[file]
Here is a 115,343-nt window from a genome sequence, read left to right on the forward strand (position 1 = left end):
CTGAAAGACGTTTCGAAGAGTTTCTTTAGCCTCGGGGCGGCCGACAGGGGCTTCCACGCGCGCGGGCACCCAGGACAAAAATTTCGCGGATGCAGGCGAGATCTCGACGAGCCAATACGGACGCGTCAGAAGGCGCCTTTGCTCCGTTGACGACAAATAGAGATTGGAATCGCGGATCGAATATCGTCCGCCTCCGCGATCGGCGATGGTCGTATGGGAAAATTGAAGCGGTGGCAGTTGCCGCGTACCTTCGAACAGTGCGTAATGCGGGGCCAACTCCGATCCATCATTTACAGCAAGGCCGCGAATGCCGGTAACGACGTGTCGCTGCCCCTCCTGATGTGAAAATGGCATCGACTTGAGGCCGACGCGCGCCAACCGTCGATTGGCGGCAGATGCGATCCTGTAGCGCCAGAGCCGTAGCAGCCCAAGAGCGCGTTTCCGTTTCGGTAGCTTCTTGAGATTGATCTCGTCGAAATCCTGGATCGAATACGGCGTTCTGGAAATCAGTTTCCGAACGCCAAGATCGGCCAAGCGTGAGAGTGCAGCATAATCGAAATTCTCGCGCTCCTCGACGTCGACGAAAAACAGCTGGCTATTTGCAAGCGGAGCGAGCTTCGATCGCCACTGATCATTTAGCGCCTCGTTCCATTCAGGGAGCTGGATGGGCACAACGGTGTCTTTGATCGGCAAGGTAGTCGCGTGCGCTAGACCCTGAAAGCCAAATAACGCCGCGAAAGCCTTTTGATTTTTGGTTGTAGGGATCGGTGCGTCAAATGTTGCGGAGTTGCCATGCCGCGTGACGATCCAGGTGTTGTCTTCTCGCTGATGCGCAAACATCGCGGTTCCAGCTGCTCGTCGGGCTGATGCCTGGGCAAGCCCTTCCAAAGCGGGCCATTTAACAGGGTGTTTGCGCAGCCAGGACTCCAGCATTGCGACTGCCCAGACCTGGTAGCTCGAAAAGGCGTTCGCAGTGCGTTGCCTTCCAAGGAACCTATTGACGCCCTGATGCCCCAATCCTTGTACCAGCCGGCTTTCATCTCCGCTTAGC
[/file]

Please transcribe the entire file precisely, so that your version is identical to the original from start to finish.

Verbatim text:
Here is a 115,343-nt window from a genome sequence, read left to right on the forward strand (position 1 = left end):
CTGAAAGACGTTTCGAAGAGTTTCTTTAGCCTCGGGGCGGCCGACAGGGGCTTCCACGCGCGCGGGCACCCAGGACAAAAATTTCGCGGATGCAGGCGAGATCTCGACGAGCCAATACGGACGCGTCAGAAGGCGCCTTTGCTCCGTTGACGACAAATAGAGATTGGAATCGCGGATCGAATATCGTCCGCCTCCGCGATCGGCGATGGTCGTATGGGAAAATTGAAGCGGTGGCAGTTGCCGCGTACCTTCGAACAGTGCGTAATGCGGGGCCAACTCCGATCCATCATTTACAGCAAGGCCGCGAATGCCGGTAACGACGTGTCGCTGCCCCTCCTGATGTGAAAATGGCATCGACTTGAGGCCGACGCGCGCCAACCGTCGATTGGCGGCAGATGCGATCCTGTAGCGCCAGAGCCGTAGCAGCCCAAGAGCGCGTTTCCGTTTCGGTAGCTTCTTGAGATTGATCTCGTCGAAATCCTGGATCGAATACGGCGTTCTGGAAATCAGTTTCCGAACGCCAAGATCGGCCAAGCGTGAGAGTGCAGCATAATCGAAATTCTCGCGCTCCTCGACGTCGACGAAAAACAGCTGGCTATTTGCAAGCGGAGCGAGCTTCGATCGCCACTGATCATTTAGCGCCTCGTTCCATTCAGGGAGCTGGATGGGCACAACGGTGTCTTTGATCGGCAAGGTAGTCGCGTGCGCTAGACCCTGAAAGCCAAATAACGCCGCGAAAGCCTTTTGATTTTTGGTTGTAGGGATCGGTGCGTCAAATGTTGCGGAGTTGCCATGCCGCGTGACGATCCAGGTGTTGTCTTCTCGCTGATGCGCAAACATCGCGGTTCCAGCTGCTCGTCGGGCTGATGCCTGGGCAAGCCCTTCCAAAGCGGGCCATTTAACAGGGTGTTTGCGCAGCCAGGACTCCAGCATTGCGACTGCCCAGACCTGGTAGCTCGAAAAGGCGTTCGCAGTGCGTTGCCTTCCAAGGAACCTATTGACGCCCTGATGCCCCAATCCTTGTACCAGCCGGCTTTCATCTCCGCTTAGC